Over the last decade, most Canadian provinces have shortened wait times for many surgical procedures, including hip and knee replacement.

However, while provinces have poured resources into improving access, they have paid relatively little attention to measuring outcomes of these surgeries. The result, experts believe, is that some patients may be undergoing surgery when it is not appropriate for them, with lower chance of improvement and higher risk of complications.

Of particular concern is total joint replacement surgery for hips and knees. These surgeries are very effective when performed on older patients with significant pain and disability, but are increasingly being used in healthier, younger patients for whom they may not provide as much benefit. (Similar concerns have been raised about cataract surgeries performed on patients without significant visual impairment.)

While Canada does have a national joint replacement registry, participation is still voluntary in most provinces and it does not track patient reported outcomes, such as pain and disability reduction.

The failure of Canadian provinces to routinely measure patient reported outcomes raises important questions about whether patients are receiving sufficient information about the expected risks and benefits of hip and knee replacement surgery to make informed decisions about whether these surgeries are right for them.

Hip and knee replacement

Total joint replacement surgery is used to treat osteoarthritis, the most common joint disorder. Osteoarthritis occurs when the cartilage in a joint breaks down or wears away, so that bones rub directly on one another. It can be very painful and can cause serious disability.

There are a range of treatments for osteoarthritis, including medications to manage pain and physiotherapy to increase muscle strength and range of motion in affected joints. But when these treatments are not effective, hip and knee replacement surgery has been shown to provide significant relief from symptoms for many patients.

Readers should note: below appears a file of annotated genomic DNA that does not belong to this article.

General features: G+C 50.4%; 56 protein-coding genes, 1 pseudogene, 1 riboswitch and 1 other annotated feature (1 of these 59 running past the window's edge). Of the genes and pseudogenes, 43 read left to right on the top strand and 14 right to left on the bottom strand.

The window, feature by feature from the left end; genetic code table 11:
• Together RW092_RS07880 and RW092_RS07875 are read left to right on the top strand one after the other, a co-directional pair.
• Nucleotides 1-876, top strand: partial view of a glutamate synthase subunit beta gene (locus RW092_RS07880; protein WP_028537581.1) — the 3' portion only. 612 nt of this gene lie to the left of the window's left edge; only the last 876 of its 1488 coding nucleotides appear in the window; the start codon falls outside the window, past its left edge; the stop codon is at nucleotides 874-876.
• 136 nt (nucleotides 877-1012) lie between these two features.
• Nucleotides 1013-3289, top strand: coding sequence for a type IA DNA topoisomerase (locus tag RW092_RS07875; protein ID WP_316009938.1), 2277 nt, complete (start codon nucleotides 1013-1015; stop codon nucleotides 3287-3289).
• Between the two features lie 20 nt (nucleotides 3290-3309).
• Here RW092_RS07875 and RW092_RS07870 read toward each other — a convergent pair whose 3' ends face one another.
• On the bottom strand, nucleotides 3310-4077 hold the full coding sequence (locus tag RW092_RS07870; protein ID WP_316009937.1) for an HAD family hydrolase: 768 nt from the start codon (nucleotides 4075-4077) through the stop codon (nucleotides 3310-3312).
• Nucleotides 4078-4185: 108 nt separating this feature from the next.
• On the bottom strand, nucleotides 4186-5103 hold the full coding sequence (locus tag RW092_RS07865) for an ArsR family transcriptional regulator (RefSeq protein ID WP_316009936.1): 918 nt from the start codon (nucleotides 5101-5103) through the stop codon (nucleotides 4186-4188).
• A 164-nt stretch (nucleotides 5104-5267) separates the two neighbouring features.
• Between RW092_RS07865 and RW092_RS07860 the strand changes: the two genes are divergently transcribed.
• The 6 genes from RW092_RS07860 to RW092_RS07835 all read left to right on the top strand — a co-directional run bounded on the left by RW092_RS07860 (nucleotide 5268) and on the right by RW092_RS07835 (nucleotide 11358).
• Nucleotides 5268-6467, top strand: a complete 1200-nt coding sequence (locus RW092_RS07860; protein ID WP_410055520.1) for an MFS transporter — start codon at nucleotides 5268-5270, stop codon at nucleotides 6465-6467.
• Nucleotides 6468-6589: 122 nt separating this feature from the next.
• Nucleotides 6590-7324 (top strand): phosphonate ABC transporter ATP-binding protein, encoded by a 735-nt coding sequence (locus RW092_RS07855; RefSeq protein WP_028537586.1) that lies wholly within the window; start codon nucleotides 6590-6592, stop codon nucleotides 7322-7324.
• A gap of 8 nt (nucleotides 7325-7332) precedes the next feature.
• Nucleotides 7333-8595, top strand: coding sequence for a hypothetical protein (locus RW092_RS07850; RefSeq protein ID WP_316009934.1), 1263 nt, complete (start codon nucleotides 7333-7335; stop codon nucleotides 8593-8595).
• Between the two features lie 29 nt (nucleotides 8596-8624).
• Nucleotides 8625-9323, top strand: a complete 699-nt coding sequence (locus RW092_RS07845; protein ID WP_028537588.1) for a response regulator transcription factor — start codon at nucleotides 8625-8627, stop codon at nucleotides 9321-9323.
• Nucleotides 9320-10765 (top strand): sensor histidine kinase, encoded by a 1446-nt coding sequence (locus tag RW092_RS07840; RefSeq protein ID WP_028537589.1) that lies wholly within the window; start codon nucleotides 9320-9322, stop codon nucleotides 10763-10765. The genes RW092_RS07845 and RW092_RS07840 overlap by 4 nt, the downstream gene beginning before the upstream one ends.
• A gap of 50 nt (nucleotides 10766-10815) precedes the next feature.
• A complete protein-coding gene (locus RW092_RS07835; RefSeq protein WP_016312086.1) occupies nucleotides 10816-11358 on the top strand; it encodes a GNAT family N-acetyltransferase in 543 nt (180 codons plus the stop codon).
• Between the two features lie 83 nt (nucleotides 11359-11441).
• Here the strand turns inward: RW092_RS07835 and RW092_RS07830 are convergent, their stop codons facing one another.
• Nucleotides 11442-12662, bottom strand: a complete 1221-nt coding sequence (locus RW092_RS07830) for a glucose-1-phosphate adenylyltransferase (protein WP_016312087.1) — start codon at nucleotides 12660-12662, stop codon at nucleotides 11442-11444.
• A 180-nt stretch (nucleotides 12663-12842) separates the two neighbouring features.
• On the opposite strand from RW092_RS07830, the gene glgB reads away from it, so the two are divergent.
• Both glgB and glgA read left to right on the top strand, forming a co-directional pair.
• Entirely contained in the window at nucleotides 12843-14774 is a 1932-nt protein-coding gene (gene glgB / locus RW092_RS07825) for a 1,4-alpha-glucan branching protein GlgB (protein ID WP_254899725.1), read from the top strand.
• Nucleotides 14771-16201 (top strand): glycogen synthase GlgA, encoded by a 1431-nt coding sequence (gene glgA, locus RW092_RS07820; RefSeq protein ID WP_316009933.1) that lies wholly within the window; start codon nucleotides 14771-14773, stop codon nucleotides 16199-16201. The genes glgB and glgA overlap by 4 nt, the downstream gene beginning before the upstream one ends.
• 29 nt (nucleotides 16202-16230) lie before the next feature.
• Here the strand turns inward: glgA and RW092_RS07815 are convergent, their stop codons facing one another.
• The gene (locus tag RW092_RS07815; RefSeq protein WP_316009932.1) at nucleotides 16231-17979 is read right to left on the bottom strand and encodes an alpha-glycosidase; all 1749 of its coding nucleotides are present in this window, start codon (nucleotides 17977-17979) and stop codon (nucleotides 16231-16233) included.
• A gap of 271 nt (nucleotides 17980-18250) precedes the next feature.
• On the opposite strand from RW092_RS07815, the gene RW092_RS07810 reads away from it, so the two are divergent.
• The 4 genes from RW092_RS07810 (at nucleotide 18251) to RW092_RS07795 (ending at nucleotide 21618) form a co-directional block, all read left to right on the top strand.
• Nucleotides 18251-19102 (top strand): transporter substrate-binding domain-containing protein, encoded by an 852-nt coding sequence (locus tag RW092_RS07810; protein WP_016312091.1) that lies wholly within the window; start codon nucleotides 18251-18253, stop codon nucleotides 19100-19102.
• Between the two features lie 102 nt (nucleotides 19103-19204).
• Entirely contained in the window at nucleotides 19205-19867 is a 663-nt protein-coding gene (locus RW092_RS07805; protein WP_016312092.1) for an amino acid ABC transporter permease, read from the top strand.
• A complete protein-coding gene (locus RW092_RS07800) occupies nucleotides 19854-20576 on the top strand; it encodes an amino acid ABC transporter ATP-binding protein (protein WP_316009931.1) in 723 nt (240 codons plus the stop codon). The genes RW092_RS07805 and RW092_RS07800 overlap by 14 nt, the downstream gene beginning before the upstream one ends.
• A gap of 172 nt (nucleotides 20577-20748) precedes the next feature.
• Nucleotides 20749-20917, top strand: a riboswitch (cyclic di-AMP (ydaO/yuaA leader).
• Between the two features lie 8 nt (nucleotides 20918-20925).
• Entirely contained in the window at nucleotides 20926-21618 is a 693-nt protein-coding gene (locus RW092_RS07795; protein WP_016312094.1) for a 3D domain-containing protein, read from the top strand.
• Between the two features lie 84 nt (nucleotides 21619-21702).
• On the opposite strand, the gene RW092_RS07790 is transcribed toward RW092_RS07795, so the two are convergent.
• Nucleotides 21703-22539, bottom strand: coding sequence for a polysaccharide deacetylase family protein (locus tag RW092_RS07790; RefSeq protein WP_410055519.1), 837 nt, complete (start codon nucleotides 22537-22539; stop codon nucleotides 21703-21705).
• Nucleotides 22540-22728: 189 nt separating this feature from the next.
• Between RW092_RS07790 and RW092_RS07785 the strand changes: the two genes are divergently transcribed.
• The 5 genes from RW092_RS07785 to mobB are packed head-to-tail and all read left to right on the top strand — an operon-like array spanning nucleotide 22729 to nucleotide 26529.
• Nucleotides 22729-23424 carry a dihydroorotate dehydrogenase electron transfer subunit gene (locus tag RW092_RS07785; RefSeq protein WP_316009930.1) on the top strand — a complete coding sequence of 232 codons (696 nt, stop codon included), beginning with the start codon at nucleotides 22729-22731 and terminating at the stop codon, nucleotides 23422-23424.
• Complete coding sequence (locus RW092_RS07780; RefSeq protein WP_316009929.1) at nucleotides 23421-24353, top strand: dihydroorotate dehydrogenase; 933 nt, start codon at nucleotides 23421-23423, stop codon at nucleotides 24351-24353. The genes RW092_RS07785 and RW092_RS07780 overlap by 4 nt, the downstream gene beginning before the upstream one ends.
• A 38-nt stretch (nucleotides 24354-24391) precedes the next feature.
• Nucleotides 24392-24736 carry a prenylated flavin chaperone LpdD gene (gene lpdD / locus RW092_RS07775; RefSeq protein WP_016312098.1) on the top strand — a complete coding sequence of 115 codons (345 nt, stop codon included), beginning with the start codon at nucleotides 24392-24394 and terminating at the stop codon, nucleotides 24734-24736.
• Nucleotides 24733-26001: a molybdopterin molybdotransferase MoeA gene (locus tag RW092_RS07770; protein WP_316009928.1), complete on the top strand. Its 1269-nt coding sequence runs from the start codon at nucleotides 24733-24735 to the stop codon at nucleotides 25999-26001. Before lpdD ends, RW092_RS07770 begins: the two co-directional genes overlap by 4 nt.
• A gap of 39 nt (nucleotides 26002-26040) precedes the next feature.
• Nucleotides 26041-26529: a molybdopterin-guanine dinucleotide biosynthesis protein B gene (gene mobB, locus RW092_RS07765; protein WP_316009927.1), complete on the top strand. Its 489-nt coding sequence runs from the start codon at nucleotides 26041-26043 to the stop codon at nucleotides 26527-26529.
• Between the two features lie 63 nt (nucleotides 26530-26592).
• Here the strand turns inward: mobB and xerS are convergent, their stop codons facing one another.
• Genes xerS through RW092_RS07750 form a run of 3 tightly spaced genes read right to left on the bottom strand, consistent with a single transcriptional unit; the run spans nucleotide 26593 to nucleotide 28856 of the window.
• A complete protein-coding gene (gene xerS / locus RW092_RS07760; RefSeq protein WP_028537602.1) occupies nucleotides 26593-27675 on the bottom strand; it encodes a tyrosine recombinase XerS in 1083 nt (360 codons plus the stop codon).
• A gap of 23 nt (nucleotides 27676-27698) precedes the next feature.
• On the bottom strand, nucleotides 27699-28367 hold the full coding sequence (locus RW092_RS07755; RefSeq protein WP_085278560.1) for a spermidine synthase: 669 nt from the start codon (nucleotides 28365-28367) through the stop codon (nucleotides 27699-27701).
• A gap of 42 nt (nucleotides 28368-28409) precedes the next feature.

However, much of the research on the effectiveness of hip and knee replacement surgery has been done on patients over the age of 65. There has been significantly less research into the effectiveness of these surgeries for patients under 55 and over 85, says Robert Bourne, an orthopedic surgeon at the University of Western Ontario.

“The question of appropriateness isn’t whether surgery is effective in the target population,” says Bourne. “The question is whether surgery is as effective for the very young and the very old.”

Despite risks, join replacement on the rise among young patients

According to data from the Canadian Institute for Health Information (CIHI), the rate of patients aged 45 to 54 receiving knee and hip replacement has increased sharply over the last decade. Between 1997 and 2007, the rate of knee replacements for patients aged 45-54 more than doubled for males and more than tripled for females.

This growth is concerning, because evidence is beginning to emerge that the complication rates may be higher for younger patients undergoing joint replacement surgery. Data from Australia shows that the rate of revision for total knee replacement for patients under 55 is more than double that of older patients.